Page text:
Day of "The Lion of Safed"

Words and pictures by Dan Posner

August 3-6, 2008

[Many photos at end of article]

THE first nine days of the month of Av is the period of intense mourning over the destruction of the two holy temples, leading up to Tisha B'Av, the anniversary of their destruction 1940 and 2410 years ago. Exactly in the middle, on the 5th of Av in 1572, we lost the Holy Ari, Rabbi Yitzchak Luria, also known as the "Arizal" and "the Lion of Safed" (Ari is both an acronym of his name and the word for lion in Hebrew), at the young age of 38

The Arizal lived in Tzfat for only two short years. Many Tzaddikim have lived in or near Tzfat, and for much longer periods, so what makes this particular man's passing all so important? Because The Arizal is the most dominant teacher of Kabbalah in the last 18-1900 years, and his teachings are the basis on which we build our understanding of the Zohar and Kabbalah, and are the foundation for nearly all schools of Chassidic thought.

Over three thousand Jews arrived during the course of the night and day of the yahrzeit of the Holy Ari, to spend minutes or hours at his gravesite (with a prerequisite dip for the men in the famous Mikveh of the Ari, of course). A smaller number of about twenty Jews, most for the first time, came two full days earlier for a four day ASCENT seminar, in order to learn and do in preparation for the special occasion.

This small group of individual Jews came to Tzfat and learned about the Holy Ari and his teachings. They learned what happens to the soul of a Tzaddik and why we visit the gravesite of a Tzaddik on the anniversary of his leaving this world, and that his yahrzeit presents the opportunity to connect to his soul and his teachings on this day of his annual soul elevation at the place in the world where his presence is felt strongest.

Four days of classes to learn just a taste of all this, and as it was once said, "…until you taste it you don't really know it". This taste of Kabbalah and its connection to Chassidus was the preparation for the day when these students would experience the deepest connection to the Al-mighty at the gravesite of the Holy Ari.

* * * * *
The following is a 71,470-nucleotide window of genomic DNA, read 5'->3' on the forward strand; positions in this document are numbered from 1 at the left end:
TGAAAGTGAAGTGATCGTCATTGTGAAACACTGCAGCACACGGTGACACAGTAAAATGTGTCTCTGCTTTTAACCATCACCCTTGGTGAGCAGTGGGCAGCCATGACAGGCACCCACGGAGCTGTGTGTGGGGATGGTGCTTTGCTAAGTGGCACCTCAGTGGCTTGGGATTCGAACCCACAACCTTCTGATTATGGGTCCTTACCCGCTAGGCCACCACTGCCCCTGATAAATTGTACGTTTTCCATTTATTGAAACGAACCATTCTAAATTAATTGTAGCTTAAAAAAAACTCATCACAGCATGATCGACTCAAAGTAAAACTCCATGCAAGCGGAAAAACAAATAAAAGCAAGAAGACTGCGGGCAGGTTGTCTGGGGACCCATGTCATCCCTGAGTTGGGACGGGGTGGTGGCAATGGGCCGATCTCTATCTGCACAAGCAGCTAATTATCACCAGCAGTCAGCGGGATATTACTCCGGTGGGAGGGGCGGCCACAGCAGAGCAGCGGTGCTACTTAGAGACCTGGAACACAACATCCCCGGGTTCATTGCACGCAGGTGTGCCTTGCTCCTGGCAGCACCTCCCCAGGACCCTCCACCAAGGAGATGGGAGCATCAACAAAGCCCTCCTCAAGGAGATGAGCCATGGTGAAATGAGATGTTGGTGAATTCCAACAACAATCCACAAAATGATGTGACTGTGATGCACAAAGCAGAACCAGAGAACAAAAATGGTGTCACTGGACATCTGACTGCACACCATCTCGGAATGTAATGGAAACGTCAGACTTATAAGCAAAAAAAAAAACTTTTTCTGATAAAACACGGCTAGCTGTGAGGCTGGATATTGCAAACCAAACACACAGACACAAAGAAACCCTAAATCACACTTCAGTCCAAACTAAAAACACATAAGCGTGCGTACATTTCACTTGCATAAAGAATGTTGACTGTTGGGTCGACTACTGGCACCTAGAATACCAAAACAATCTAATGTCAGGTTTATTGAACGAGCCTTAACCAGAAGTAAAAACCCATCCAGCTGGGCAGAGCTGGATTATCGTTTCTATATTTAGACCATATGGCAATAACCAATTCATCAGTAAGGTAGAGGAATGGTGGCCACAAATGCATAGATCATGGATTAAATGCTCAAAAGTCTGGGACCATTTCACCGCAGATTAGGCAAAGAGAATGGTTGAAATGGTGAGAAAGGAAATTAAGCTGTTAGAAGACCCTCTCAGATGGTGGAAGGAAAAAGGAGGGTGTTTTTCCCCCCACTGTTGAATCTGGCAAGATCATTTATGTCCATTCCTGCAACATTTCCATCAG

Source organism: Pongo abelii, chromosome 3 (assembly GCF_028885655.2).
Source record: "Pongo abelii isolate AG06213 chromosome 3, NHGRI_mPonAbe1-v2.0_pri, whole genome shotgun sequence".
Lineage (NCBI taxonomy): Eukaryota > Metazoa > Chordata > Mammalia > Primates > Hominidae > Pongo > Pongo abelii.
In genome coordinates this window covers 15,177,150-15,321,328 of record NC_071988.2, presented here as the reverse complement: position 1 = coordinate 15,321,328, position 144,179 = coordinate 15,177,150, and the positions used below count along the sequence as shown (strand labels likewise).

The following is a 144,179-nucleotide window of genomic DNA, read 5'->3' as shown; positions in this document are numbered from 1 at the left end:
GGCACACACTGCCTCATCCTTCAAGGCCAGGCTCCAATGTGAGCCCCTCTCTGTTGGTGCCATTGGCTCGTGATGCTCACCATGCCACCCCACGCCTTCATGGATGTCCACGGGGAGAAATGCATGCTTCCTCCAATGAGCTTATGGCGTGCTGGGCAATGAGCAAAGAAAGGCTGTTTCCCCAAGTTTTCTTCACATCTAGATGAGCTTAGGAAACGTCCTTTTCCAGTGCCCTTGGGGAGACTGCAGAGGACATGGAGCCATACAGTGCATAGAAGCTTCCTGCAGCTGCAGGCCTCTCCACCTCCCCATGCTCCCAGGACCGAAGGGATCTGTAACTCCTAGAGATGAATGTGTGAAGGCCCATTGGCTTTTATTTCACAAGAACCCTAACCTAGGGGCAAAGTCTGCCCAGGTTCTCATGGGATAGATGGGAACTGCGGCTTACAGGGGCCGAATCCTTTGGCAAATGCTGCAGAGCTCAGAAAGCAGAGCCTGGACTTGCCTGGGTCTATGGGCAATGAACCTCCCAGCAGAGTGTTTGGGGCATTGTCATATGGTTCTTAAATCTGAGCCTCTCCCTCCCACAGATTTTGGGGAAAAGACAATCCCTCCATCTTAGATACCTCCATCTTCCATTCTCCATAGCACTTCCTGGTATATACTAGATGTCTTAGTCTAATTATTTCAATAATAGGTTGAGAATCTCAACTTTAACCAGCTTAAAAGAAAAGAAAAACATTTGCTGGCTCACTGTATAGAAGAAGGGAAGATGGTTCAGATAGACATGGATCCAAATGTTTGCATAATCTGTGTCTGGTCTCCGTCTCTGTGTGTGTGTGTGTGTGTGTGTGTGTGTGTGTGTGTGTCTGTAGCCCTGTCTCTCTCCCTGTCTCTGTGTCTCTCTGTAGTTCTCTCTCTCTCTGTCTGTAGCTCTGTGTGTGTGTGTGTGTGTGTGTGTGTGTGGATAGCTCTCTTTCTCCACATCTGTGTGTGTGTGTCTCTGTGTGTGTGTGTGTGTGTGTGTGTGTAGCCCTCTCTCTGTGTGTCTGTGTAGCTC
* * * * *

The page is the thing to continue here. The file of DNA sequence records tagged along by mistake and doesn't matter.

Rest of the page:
One of the participants said, "I have been to the gravesites of other Tzaddikim in Israel, like the Rambam and the Rashbi, but this time I felt something different". She attributed it to the classes and preparation for the correct way to visit a Tzaddik's gravesite. She said, "First you need to understand who the Tzaddik was and why his teachings are so special. Then you need to find a personal connection; mine was the fact, new to me, that the Kabbalat Shabbat prayer service that we use today was originated by the Arizal and his associates here in Tzfat".

The learning did not stop there. With a walking tour down the same streets that are so special in the Old City of Tzfat and a class on the miracles that happened here during the earthquake in 1837, the connection became revealed so when the students went to the gravesite of the Holy Ari it was like he was not just a Tzaddik from the past, a part of history, but "The Living Lion". The Living Lion of summer, the soul that would help elevate our prayers to the Heavenly Throne. Then these times when the whole Jewish world cries will end and Moshiach will come -- to some extent in the merit of our studying the Inner Teachings as championed by the Arizal and promised in the Zohar -- to dry our tears and help us complete our work of making everything right in this world, and making it into a place that G-d can call His home.

Words and pictures mostly by Daniel Posner, a computer maven and photo journalist who recently moved to Tsfat from Crispin in the Golan. Yerachmiel Tilles helped with the word content and Marlen Esterson added a few photos.


(for all 18 photos, go to our Facebook)

Class in our newly completed Tea Garden

Meditation session onthe porch

The director of teaching about the 10 sefirot

Rabbi "Big Mo" discoursing on location atthe Ari Synagogue

Mrs. Leiter relating by cndlelight the history and praises of the Holy Ari

Newly ordained Rabbi Effie Ehrenberg on "Sparks, Lights and Vessels"

After midnight, in the cemetery

Not just yahrzeits, also "Happy Birthday!"
(for all 18 photos, go to our Facebook) See other recent photos

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